A federal grand jury in Arizona indicted Jared Lee Loughner on 49 counts for this past January's shooting massacre in Tuscon, in which six people were killed and thirteen wounded. When Loughner was initially indicted in Phoenix, there were only three federal charges against him, for attempted murder against Gabby Giffords and two of her aides — all of whom were considered federal officials performing federal duties when they were shot. But prosecutors tried a novel legal argument to add the 46 additional federal charges by stipulating that at the time the shootings occurred, the Safeway where Giffords met with constituents should be considered "protected federal ground, as if it happened inside Congress."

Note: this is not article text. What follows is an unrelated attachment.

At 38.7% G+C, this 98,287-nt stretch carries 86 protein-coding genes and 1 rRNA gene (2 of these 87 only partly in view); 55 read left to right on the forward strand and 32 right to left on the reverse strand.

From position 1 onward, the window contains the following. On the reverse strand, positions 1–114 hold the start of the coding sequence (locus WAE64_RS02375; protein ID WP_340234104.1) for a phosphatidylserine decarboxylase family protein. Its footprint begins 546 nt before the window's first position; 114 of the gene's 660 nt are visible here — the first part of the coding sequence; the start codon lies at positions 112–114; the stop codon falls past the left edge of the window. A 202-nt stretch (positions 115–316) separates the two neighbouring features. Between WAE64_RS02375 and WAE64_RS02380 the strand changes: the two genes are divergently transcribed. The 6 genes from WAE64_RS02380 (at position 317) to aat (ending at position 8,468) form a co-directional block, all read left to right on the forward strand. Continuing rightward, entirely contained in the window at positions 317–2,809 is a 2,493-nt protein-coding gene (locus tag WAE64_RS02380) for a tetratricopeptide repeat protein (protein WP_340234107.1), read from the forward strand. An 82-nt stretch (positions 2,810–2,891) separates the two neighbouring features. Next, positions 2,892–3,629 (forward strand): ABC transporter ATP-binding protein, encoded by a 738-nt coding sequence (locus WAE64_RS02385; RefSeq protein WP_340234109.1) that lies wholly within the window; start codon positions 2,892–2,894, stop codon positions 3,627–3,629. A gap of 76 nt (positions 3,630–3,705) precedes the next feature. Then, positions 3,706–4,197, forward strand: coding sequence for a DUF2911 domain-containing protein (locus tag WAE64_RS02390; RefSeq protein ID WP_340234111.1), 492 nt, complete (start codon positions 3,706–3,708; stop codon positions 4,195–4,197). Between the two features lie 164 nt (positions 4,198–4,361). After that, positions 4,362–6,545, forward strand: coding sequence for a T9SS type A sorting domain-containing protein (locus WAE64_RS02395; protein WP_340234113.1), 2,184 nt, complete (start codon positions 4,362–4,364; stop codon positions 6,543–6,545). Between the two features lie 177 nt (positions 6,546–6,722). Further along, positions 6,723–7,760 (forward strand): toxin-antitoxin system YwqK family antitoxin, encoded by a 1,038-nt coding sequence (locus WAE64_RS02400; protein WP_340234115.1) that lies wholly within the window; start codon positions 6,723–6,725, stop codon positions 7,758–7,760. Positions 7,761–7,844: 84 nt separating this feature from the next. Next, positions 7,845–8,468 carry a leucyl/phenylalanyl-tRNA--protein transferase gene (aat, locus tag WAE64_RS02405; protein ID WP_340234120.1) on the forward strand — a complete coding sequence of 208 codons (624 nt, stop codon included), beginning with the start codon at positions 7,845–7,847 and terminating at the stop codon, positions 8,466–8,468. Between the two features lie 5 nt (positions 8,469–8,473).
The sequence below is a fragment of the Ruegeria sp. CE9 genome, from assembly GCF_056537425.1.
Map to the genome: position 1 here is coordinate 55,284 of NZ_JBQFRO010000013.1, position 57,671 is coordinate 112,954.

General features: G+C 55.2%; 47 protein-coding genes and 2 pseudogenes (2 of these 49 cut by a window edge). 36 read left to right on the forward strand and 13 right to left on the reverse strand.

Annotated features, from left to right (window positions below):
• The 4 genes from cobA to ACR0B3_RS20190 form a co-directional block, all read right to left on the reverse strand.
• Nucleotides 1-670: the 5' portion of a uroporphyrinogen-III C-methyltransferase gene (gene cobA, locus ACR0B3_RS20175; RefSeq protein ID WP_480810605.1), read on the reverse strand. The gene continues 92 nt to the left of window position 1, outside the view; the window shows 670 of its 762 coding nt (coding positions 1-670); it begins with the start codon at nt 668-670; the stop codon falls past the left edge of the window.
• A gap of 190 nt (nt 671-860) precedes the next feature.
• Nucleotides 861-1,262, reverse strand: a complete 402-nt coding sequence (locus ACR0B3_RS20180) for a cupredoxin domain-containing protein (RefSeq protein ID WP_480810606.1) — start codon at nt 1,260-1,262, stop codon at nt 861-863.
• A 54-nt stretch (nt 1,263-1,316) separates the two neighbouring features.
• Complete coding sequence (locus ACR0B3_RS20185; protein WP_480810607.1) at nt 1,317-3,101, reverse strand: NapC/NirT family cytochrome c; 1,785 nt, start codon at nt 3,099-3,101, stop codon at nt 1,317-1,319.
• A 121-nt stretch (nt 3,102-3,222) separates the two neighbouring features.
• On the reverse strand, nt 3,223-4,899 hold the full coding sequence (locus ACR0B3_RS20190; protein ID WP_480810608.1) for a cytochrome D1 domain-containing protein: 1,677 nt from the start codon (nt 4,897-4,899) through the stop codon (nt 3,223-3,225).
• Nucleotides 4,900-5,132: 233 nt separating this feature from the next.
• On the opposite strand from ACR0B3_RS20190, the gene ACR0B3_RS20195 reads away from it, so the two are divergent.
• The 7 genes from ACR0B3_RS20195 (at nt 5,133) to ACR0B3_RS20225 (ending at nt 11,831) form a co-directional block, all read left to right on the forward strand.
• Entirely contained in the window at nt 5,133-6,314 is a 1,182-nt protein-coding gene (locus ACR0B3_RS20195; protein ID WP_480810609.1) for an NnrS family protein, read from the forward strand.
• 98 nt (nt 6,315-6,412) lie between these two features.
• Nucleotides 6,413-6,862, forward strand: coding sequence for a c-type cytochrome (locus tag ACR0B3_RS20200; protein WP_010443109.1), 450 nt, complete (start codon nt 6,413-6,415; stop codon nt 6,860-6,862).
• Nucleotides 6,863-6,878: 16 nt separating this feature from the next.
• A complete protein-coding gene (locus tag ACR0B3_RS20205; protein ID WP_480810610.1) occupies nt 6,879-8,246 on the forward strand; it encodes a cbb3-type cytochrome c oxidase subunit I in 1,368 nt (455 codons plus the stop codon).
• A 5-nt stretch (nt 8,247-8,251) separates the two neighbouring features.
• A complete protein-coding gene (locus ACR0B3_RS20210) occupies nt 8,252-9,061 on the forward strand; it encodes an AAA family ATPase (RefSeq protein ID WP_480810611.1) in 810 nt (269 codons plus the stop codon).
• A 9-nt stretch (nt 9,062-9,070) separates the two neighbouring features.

Using that argument, prosecutors were able to get the grand jury to agree to charges of killing and wounding victims that weren't federal employees as well as charges for attendees who weren't injured. But the novel strategy, which wasn't employed with the Oklahoma City bombing, for example, could lead to issues with appeals. Stephen Salzberg, a law professor at George Washington University, called the strategy overkill since all the other charges against Loughner, who already faces the death penalty, could be filed in state court. It's possible Salzberg hasn't seen the mug shot.